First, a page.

Grade 10 students from Martingrove Collegiate Institute in Etobicoke, Ont., participate in a financial literacy seminar on Feb. 26, 2020. ANDREW RYAN

Ontario’s high-school students will be required to pass a financial literacy test to earn a diploma, starting in the 2025-26 school year.

Education Minister Stephen Lecce said Thursday that plans are under way to develop a financial literacy component in the Grade 10 math curriculum, as well as a high-stakes test, for September, 2025.

“Too many young people, notwithstanding valiant effort in our schools, are graduating without those fundamental financial literacy skills,” Mr. Lecce said at a news conference at the Toronto Stock Exchange.

“This elevates the criteria, it elevates the standard, and forces all of us, educators, government, families, and students, to work harder and smarter to elevate that knowledge from theoretical knowledge to practical knowledge that they can apply every day in their lives.”

The new financial literacy requirement will provide students the skills to create and manage a household budget, save for a home and learn to invest, the government said.

Students in Grade 10 will be required to earn 70 per cent or higher on the test.

Teens who don’t pass in the first attempt will be given a second opportunity to write the test in Grade 10. If they are not successful by the end of the Grade 10 math program, they will be enrolled in a credit recovery course where students will focus on learning concepts and meeting expectations.

The model is similar to the Ontario Secondary School Literacy Test, which students must pass in order to graduate.

The government said the financial literacy test will be developed by TVO, a publicly funded network that has expanded its mandates to offer online courses, and the Education Quality and Accountability Office, which administers the province’s standardized tests in reading, writing and math.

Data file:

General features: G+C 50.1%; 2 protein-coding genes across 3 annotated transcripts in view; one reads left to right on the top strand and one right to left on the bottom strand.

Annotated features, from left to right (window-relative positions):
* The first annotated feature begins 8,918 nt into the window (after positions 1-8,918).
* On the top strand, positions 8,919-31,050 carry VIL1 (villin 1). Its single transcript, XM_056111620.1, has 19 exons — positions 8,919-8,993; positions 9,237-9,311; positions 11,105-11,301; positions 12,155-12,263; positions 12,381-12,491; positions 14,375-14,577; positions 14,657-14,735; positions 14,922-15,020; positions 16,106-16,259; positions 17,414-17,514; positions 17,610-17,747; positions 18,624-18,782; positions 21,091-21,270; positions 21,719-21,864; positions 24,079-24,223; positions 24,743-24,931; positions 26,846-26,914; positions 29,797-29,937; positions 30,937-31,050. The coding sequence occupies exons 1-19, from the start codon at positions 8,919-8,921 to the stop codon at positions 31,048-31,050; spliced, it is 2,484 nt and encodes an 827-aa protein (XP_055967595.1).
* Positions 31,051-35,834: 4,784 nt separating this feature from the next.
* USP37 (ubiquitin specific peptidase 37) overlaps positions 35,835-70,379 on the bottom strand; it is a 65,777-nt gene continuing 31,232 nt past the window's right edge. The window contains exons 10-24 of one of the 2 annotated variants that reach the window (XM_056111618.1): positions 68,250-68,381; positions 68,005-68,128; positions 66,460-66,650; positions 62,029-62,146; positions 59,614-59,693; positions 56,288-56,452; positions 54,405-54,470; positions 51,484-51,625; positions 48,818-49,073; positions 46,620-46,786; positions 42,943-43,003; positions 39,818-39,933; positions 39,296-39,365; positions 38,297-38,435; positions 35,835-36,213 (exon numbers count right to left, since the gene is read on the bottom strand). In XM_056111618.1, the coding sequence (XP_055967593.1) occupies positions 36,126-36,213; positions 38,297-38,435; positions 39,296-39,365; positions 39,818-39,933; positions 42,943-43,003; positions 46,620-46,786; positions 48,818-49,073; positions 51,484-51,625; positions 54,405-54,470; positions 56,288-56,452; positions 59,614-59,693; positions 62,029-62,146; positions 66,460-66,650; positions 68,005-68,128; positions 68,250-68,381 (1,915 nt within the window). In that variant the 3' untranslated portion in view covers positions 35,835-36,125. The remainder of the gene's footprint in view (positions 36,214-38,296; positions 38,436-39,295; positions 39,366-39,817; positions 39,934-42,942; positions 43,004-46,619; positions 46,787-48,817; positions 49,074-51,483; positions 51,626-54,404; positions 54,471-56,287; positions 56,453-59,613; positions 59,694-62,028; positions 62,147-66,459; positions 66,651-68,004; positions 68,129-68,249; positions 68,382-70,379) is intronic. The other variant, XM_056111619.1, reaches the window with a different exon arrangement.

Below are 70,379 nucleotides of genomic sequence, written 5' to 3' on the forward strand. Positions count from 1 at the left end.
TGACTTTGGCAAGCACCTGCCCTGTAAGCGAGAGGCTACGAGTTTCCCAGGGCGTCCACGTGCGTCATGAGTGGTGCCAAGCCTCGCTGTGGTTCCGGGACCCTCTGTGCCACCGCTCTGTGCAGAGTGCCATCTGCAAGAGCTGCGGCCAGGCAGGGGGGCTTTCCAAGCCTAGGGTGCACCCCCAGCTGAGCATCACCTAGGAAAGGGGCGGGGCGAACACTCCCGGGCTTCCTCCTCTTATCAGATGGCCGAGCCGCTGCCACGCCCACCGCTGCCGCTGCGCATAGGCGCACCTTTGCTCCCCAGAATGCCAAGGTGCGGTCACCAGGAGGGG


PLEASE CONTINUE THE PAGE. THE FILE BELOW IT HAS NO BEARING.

Mr. Lecce said he’s heard from parents and employers who are demanding that students learn financial literacy skills.

“It’s critical that students know how to create and manage a budget, to save for a home and their retirement and how to protect themselves from financial fraud. Too many parents and employers and students themselves tell me that young people are graduating without the sufficient financial literacy or those basic life skills,” he said.

Karen Littlewood, president of the Ontario Secondary School Teachers’ Federation, welcomed the introduction of the financial literacy requirement but was concerned about how teachers would deliver it in an already jam-packed math curriculum.

“I think it should be an essential part of the curriculum. I’m just concerned about fitting everything in,” Ms. Littlewood said in an interview Thursday.

She said that her teachers’ union was not consulted and that she hoped the government would discuss it further with educators before rolling it out in schools.

As part of the announcement on Thursday, Mr. Lecce also said the government would consult with parents and experts in the fall about reintroducing home economics education. Students would learn practical life skills, such as cooking and nutrition, changing a tire and sewing a button.

It would “help students prepare for life even well beyond the classroom,” Mr. Lecce said.

Cathy Abraham, president of the Ontario Public School Boards’ Association, said in an e-mailed statement that it is necessary to educate students on personal finance and life skills so that they have an equal opportunity to succeed. She said that school boards would work with the government to implement the initiatives.

The government also announced that it would provide funding for career coaches for students in Grades 9 and 10 to help them explore careers in the skilled trades and other economic sectors.

The Globe and Mail, May 30, 2024